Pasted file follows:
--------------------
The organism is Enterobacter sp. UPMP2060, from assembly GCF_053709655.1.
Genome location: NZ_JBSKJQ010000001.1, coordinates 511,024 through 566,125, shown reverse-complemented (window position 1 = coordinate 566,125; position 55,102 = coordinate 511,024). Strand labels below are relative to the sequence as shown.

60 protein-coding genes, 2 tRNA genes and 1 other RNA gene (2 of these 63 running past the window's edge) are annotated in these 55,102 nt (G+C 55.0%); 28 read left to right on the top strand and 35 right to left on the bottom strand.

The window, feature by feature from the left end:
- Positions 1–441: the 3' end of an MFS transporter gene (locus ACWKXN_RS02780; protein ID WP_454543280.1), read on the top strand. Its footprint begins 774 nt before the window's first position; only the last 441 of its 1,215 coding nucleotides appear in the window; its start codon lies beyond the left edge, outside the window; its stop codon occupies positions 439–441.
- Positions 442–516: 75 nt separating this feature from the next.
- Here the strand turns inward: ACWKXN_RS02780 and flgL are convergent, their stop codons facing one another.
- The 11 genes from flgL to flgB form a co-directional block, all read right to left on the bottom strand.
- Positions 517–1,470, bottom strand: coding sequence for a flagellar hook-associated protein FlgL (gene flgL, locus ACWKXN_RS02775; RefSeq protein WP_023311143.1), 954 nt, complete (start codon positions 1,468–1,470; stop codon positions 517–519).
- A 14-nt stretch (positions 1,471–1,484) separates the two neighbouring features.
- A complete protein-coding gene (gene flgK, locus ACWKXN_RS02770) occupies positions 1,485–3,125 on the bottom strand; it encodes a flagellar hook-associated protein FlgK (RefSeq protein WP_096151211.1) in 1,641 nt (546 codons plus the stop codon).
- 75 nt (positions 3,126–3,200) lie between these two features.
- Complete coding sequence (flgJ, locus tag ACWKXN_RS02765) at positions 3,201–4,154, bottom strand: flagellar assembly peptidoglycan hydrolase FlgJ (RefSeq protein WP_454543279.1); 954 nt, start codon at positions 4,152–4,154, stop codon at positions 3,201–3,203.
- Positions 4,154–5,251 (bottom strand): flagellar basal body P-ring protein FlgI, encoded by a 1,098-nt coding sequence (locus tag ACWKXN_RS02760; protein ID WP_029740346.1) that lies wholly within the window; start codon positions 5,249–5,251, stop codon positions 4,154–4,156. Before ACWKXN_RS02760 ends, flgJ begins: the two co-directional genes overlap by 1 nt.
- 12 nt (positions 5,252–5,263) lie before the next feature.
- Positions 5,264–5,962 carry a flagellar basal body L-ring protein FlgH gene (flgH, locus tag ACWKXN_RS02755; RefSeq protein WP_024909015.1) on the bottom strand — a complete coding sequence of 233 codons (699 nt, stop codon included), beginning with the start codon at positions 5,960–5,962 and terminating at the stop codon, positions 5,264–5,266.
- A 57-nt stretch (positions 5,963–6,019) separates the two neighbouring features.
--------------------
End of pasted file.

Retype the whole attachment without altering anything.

The organism is Enterobacter sp. UPMP2060, from assembly GCF_053709655.1.
Genome location: NZ_JBSKJQ010000001.1, coordinates 511,024 through 566,125, shown reverse-complemented (window position 1 = coordinate 566,125; position 55,102 = coordinate 511,024). Strand labels below are relative to the sequence as shown.

60 protein-coding genes, 2 tRNA genes and 1 other RNA gene (2 of these 63 running past the window's edge) are annotated in these 55,102 nt (G+C 55.0%); 28 read left to right on the top strand and 35 right to left on the bottom strand.

The window, feature by feature from the left end:
- Positions 1–441: the 3' end of an MFS transporter gene (locus ACWKXN_RS02780; protein ID WP_454543280.1), read on the top strand. Its footprint begins 774 nt before the window's first position; only the last 441 of its 1,215 coding nucleotides appear in the window; its start codon lies beyond the left edge, outside the window; its stop codon occupies positions 439–441.
- Positions 442–516: 75 nt separating this feature from the next.
- Here the strand turns inward: ACWKXN_RS02780 and flgL are convergent, their stop codons facing one another.
- The 11 genes from flgL to flgB form a co-directional block, all read right to left on the bottom strand.
- Positions 517–1,470, bottom strand: coding sequence for a flagellar hook-associated protein FlgL (gene flgL, locus ACWKXN_RS02775; RefSeq protein WP_023311143.1), 954 nt, complete (start codon positions 1,468–1,470; stop codon positions 517–519).
- A 14-nt stretch (positions 1,471–1,484) separates the two neighbouring features.
- A complete protein-coding gene (gene flgK, locus ACWKXN_RS02770) occupies positions 1,485–3,125 on the bottom strand; it encodes a flagellar hook-associated protein FlgK (RefSeq protein WP_096151211.1) in 1,641 nt (546 codons plus the stop codon).
- 75 nt (positions 3,126–3,200) lie between these two features.
- Complete coding sequence (flgJ, locus tag ACWKXN_RS02765) at positions 3,201–4,154, bottom strand: flagellar assembly peptidoglycan hydrolase FlgJ (RefSeq protein WP_454543279.1); 954 nt, start codon at positions 4,152–4,154, stop codon at positions 3,201–3,203.
- Positions 4,154–5,251 (bottom strand): flagellar basal body P-ring protein FlgI, encoded by a 1,098-nt coding sequence (locus tag ACWKXN_RS02760; protein ID WP_029740346.1) that lies wholly within the window; start codon positions 5,249–5,251, stop codon positions 4,154–4,156. Before ACWKXN_RS02760 ends, flgJ begins: the two co-directional genes overlap by 1 nt.
- 12 nt (positions 5,252–5,263) lie before the next feature.
- Positions 5,264–5,962 carry a flagellar basal body L-ring protein FlgH gene (flgH, locus tag ACWKXN_RS02755; RefSeq protein WP_024909015.1) on the bottom strand — a complete coding sequence of 233 codons (699 nt, stop codon included), beginning with the start codon at positions 5,960–5,962 and terminating at the stop codon, positions 5,264–5,266.
- A 57-nt stretch (positions 5,963–6,019) separates the two neighbouring features.